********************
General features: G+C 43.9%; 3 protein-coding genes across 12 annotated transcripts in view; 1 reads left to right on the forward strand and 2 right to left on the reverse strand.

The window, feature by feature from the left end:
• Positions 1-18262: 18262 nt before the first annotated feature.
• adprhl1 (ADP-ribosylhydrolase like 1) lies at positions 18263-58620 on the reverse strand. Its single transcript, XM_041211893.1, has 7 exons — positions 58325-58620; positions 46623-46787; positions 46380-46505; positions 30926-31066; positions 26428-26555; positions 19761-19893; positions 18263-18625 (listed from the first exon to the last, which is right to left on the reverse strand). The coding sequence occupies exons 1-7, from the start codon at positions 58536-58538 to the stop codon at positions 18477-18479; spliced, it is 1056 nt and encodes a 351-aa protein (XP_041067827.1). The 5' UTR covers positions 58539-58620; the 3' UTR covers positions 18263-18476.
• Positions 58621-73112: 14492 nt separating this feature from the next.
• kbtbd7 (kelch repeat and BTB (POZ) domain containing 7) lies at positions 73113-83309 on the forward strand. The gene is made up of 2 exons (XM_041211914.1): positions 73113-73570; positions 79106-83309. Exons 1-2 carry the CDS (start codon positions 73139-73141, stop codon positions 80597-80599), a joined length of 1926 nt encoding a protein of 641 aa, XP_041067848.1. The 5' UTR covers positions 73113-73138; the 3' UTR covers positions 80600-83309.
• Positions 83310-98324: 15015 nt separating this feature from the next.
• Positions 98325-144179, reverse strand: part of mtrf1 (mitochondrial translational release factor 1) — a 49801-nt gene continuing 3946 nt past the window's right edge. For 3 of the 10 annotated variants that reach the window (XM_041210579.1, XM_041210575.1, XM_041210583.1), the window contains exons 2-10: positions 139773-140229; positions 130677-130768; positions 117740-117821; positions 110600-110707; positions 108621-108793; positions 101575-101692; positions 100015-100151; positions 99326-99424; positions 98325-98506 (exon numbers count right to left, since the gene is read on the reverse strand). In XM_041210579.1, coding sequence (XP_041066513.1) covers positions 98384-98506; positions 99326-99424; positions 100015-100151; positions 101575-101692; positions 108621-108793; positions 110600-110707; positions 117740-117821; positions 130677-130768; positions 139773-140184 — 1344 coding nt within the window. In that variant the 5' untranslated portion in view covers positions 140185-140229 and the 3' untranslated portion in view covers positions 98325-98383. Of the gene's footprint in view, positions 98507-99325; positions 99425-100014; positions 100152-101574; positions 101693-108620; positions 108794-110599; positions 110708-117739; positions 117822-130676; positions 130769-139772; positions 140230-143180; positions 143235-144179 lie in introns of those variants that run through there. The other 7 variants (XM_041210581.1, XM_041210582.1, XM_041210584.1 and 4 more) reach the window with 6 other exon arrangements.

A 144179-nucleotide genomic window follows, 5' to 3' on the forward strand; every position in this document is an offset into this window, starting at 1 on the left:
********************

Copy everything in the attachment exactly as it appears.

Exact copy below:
General features: G+C 43.9%; 3 protein-coding genes across 12 annotated transcripts in view; 1 reads left to right on the forward strand and 2 right to left on the reverse strand.

The window, feature by feature from the left end:
• Positions 1-18262: 18262 nt before the first annotated feature.
• adprhl1 (ADP-ribosylhydrolase like 1) lies at positions 18263-58620 on the reverse strand. Its single transcript, XM_041211893.1, has 7 exons — positions 58325-58620; positions 46623-46787; positions 46380-46505; positions 30926-31066; positions 26428-26555; positions 19761-19893; positions 18263-18625 (listed from the first exon to the last, which is right to left on the reverse strand). The coding sequence occupies exons 1-7, from the start codon at positions 58536-58538 to the stop codon at positions 18477-18479; spliced, it is 1056 nt and encodes a 351-aa protein (XP_041067827.1). The 5' UTR covers positions 58539-58620; the 3' UTR covers positions 18263-18476.
• Positions 58621-73112: 14492 nt separating this feature from the next.
• kbtbd7 (kelch repeat and BTB (POZ) domain containing 7) lies at positions 73113-83309 on the forward strand. The gene is made up of 2 exons (XM_041211914.1): positions 73113-73570; positions 79106-83309. Exons 1-2 carry the CDS (start codon positions 73139-73141, stop codon positions 80597-80599), a joined length of 1926 nt encoding a protein of 641 aa, XP_041067848.1. The 5' UTR covers positions 73113-73138; the 3' UTR covers positions 80600-83309.
• Positions 83310-98324: 15015 nt separating this feature from the next.
• Positions 98325-144179, reverse strand: part of mtrf1 (mitochondrial translational release factor 1) — a 49801-nt gene continuing 3946 nt past the window's right edge. For 3 of the 10 annotated variants that reach the window (XM_041210579.1, XM_041210575.1, XM_041210583.1), the window contains exons 2-10: positions 139773-140229; positions 130677-130768; positions 117740-117821; positions 110600-110707; positions 108621-108793; positions 101575-101692; positions 100015-100151; positions 99326-99424; positions 98325-98506 (exon numbers count right to left, since the gene is read on the reverse strand). In XM_041210579.1, coding sequence (XP_041066513.1) covers positions 98384-98506; positions 99326-99424; positions 100015-100151; positions 101575-101692; positions 108621-108793; positions 110600-110707; positions 117740-117821; positions 130677-130768; positions 139773-140184 — 1344 coding nt within the window. In that variant the 5' untranslated portion in view covers positions 140185-140229 and the 3' untranslated portion in view covers positions 98325-98383. Of the gene's footprint in view, positions 98507-99325; positions 99425-100014; positions 100152-101574; positions 101693-108620; positions 108794-110599; positions 110708-117739; positions 117822-130676; positions 130769-139772; positions 140230-143180; positions 143235-144179 lie in introns of those variants that run through there. The other 7 variants (XM_041210581.1, XM_041210582.1, XM_041210584.1 and 4 more) reach the window with 6 other exon arrangements.

A 144179-nucleotide genomic window follows, 5' to 3' on the forward strand; every position in this document is an offset into this window, starting at 1 on the left: